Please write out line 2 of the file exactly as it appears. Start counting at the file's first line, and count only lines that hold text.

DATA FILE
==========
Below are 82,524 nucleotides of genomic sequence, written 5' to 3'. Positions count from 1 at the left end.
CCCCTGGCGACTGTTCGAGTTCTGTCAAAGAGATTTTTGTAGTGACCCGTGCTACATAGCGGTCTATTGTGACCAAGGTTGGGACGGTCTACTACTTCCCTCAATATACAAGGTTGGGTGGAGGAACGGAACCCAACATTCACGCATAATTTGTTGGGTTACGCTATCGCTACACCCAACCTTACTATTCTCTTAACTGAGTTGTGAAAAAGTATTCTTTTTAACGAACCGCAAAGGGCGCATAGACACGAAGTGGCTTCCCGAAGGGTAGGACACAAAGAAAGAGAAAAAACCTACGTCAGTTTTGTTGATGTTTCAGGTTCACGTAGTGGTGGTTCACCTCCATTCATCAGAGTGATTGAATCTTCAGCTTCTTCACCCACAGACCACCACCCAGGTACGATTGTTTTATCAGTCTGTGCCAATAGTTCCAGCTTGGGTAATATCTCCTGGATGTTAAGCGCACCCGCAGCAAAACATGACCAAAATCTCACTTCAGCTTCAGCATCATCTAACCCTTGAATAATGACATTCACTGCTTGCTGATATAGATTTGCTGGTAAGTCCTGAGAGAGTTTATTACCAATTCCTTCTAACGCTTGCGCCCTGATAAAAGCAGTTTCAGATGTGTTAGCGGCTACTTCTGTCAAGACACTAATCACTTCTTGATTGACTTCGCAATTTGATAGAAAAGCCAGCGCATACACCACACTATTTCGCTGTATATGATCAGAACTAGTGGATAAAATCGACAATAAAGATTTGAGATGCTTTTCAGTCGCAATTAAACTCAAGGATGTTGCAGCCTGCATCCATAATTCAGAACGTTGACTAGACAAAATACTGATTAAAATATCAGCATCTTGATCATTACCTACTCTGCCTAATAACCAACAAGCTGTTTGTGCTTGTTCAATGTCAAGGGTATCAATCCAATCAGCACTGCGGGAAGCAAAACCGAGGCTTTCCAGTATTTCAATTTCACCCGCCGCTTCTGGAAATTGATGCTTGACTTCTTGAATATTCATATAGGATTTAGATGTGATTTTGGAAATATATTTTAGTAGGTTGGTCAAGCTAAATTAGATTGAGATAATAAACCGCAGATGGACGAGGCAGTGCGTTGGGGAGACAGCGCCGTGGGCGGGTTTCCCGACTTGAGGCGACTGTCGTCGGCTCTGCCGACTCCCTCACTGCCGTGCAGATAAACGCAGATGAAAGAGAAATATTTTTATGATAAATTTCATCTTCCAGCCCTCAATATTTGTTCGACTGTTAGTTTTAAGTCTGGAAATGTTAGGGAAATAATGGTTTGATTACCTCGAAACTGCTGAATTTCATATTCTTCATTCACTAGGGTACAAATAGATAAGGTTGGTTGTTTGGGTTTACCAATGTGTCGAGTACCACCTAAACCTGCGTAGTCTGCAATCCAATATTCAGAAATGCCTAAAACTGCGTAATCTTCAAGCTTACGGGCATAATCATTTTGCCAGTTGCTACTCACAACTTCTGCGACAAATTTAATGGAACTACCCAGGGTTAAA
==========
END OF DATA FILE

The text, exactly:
CCCCTGGCGACTGTTCGAGTTCTGTCAAAGAGATTTTTGTAGTGACCCGTGCTACATAGCGGTCTATTGTGACCAAGGTTGGGACGGTCTACTACTTCCCTCAATATACAAGGTTGGGTGGAGGAACGGAACCCAACATTCACGCATAATTTGTTGGGTTACGCTATCGCTACACCCAACCTTACTATTCTCTTAACTGAGTTGTGAAAAAGTATTCTTTTTAACGAACCGCAAAGGGCGCATAGACACGAAGTGGCTTCCCGAAGGGTAGGACACAAAGAAAGAGAAAAAACCTACGTCAGTTTTGTTGATGTTTCAGGTTCACGTAGTGGTGGTTCACCTCCATTCATCAGAGTGATTGAATCTTCAGCTTCTTCACCCACAGACCACCACCCAGGTACGATTGTTTTATCAGTCTGTGCCAATAGTTCCAGCTTGGGTAATATCTCCTGGATGTTAAGCGCACCCGCAGCAAAACATGACCAAAATCTCACTTCAGCTTCAGCATCATCTAACCCTTGAATAATGACATTCACTGCTTGCTGATATAGATTTGCTGGTAAGTCCTGAGAGAGTTTATTACCAATTCCTTCTAACGCTTGCGCCCTGATAAAAGCAGTTTCAGATGTGTTAGCGGCTACTTCTGTCAAGACACTAATCACTTCTTGATTGACTTCGCAATTTGATAGAAAAGCCAGCGCATACACCACACTATTTCGCTGTATATGATCAGAACTAGTGGATAAAATCGACAATAAAGATTTGAGATGCTTTTCAGTCGCAATTAAACTCAAGGATGTTGCAGCCTGCATCCATAATTCAGAACGTTGACTAGACAAAATACTGATTAAAATATCAGCATCTTGATCATTACCTACTCTGCCTAATAACCAACAAGCTGTTTGTGCTTGTTCAATGTCAAGGGTATCAATCCAATCAGCACTGCGGGAAGCAAAACCGAGGCTTTCCAGTATTTCAATTTCACCCGCCGCTTCTGGAAATTGATGCTTGACTTCTTGAATATTCATATAGGATTTAGATGTGATTTTGGAAATATATTTTAGTAGGTTGGTCAAGCTAAATTAGATTGAGATAATAAACCGCAGATGGACGAGGCAGTGCGTTGGGGAGACAGCGCCGTGGGCGGGTTTCCCGACTTGAGGCGACTGTCGTCGGCTCTGCCGACTCCCTCACTGCCGTGCAGATAAACGCAGATGAAAGAGAAATATTTTTATGATAAATTTCATCTTCCAGCCCTCAATATTTGTTCGACTGTTAGTTTTAAGTCTGGAAATGTTAGGGAAATAATGGTTTGATTACCTCGAAACTGCTGAATTTCATATTCTTCATTCACTAGGGTACAAATAGATAAGGTTGGTTGTTTGGGTTTACCAATGTGTCGAGTACCACCTAAACCTGCGTAGTCTGCAATCCAATATTCAGAAATGCCTAAAACTGCGTAATCTTCAAGCTTACGGGCATAATCATTTTGCCAGTTGCTACTCACAACTTCTGCGACAAATTTAATGGAACTACCCAGGGTTAAA